Court Improperly Reformed Farm Leases

November 30, 2020 | Kitt Tovar Jensen

On November 30, 2020, the Iowa Court of Appeals issued an opinion regarding a district court’s order modifying farm leases. The court reversed the lower court’s order because the leases were not subject to judicial revision, nor was there evidence that court reformation was necessary.


A farmer owned 18,000 acres of farmland. He leased approximately half of the land to family members, including his daughter, at discounted rates. Family members did not know what rate the farmer charged other family members. The farmer did not use written leases.

After suffering from a stroke, the farmer was incapable of managing his affairs and a bank was appointed as his conservator. After some resistance, a “Family Settlement Agreement” was created. The agreement created the “Family Council” which consisted of the farmer’s daughter and two sons. The Family Council would give guidance which the conservator would take under advisement providing it did not conflict with the farmer’s intent or the conservator’s fiduciary duties.

The Family Council attached several recommendations to the Family Settlement Agreement regarding the farm leases. These recommendations included that all current farm leases should remain in effect; all leases should be extended to year 2030; and the rents should be calculated at $40 less per acre than the Iowa State University cash rental rate (ISU rate) per past course of dealing.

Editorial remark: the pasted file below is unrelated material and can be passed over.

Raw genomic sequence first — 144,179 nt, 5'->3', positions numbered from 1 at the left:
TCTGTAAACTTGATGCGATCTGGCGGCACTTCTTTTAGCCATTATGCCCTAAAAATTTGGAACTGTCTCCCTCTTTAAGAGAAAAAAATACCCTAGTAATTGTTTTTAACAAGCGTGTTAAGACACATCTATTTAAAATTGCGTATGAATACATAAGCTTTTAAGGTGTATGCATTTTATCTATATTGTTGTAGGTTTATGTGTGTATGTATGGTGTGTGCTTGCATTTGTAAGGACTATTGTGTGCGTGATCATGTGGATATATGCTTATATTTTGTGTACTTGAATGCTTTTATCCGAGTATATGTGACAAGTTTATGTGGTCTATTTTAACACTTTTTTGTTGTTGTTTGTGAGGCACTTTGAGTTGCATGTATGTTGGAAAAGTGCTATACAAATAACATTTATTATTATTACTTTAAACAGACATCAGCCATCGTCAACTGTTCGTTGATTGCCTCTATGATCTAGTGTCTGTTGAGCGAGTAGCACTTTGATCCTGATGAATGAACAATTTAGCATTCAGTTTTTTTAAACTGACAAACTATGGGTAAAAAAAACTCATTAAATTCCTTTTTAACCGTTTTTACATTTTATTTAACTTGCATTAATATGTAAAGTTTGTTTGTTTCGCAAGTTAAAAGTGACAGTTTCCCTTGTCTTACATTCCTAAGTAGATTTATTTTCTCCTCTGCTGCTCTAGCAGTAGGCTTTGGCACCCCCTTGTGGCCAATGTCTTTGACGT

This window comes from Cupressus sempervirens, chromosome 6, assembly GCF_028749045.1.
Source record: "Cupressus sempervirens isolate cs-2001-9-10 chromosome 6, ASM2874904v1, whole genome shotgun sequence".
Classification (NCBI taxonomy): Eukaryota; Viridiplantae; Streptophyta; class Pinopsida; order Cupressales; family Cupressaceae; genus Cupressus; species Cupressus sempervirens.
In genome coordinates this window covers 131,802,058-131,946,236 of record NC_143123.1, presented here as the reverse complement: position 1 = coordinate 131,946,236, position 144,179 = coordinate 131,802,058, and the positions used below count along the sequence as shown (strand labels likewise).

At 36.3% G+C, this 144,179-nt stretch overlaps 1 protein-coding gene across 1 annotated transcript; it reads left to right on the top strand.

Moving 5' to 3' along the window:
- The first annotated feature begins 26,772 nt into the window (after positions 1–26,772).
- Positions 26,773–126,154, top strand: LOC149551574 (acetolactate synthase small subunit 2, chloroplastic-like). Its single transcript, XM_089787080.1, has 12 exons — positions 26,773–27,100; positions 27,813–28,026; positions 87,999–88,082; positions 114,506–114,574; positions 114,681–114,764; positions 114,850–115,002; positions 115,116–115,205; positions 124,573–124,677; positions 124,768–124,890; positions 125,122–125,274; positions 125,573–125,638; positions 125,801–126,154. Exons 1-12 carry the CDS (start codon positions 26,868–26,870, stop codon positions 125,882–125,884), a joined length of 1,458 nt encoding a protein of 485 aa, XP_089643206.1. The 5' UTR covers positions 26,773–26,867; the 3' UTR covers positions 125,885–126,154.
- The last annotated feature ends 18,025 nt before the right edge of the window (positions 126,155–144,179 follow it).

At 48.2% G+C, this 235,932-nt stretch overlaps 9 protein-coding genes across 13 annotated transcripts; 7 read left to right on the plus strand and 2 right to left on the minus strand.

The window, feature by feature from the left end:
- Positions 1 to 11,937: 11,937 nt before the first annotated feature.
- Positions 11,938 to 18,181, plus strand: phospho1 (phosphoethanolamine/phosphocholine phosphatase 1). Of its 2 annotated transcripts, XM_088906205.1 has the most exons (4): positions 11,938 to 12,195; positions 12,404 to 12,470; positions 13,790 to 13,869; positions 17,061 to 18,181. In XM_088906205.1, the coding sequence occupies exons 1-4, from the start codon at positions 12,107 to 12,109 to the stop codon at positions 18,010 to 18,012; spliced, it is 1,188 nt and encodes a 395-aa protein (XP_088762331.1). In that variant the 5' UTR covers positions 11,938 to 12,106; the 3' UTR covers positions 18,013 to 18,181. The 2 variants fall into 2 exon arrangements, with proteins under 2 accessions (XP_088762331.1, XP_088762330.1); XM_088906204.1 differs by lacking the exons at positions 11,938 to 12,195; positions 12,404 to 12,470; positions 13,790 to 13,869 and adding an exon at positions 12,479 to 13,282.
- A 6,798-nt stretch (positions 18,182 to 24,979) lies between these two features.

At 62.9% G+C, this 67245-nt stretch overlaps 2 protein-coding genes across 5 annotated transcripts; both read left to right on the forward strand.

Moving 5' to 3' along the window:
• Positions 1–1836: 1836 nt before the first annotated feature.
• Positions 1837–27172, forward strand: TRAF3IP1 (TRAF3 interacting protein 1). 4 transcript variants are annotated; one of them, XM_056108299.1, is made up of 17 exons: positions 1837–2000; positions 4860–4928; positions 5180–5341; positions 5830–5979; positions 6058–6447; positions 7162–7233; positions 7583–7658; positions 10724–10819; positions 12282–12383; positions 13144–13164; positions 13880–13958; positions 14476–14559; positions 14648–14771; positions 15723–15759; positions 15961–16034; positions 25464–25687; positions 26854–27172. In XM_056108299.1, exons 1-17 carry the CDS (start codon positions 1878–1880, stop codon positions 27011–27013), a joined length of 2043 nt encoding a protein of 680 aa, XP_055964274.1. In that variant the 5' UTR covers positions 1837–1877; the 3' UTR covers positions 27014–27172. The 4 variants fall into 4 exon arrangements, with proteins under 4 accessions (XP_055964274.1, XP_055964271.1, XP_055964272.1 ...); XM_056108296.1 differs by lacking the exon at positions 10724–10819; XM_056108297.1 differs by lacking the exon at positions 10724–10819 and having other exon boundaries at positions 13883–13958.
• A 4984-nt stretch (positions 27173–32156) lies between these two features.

The court authorized the agreement. Soon after, the conservator asked the court to allow it to enter into agreements and take any action necessary to manage the farmland. The court granted the conservator’s requests. The conservator then entered into various leases with family members to remain in effect through 2030 at a rate of $40 per acre below the ISU rate.

Several months later, disputes had arisen between a few of the family members and the conservator. The conservator asked the court to adjust the family leases to fair market value or affirm the rental reduction. The farmer’s two sons also filed a motion to review the farmer’s finances. After a hearing, the district court made several modifications regarding the terms of the lease and revised the discounted rental rate to $25 less than the ISU rate per acre. The daughter appealed, claiming that the district court did not have the authority to modify the leases.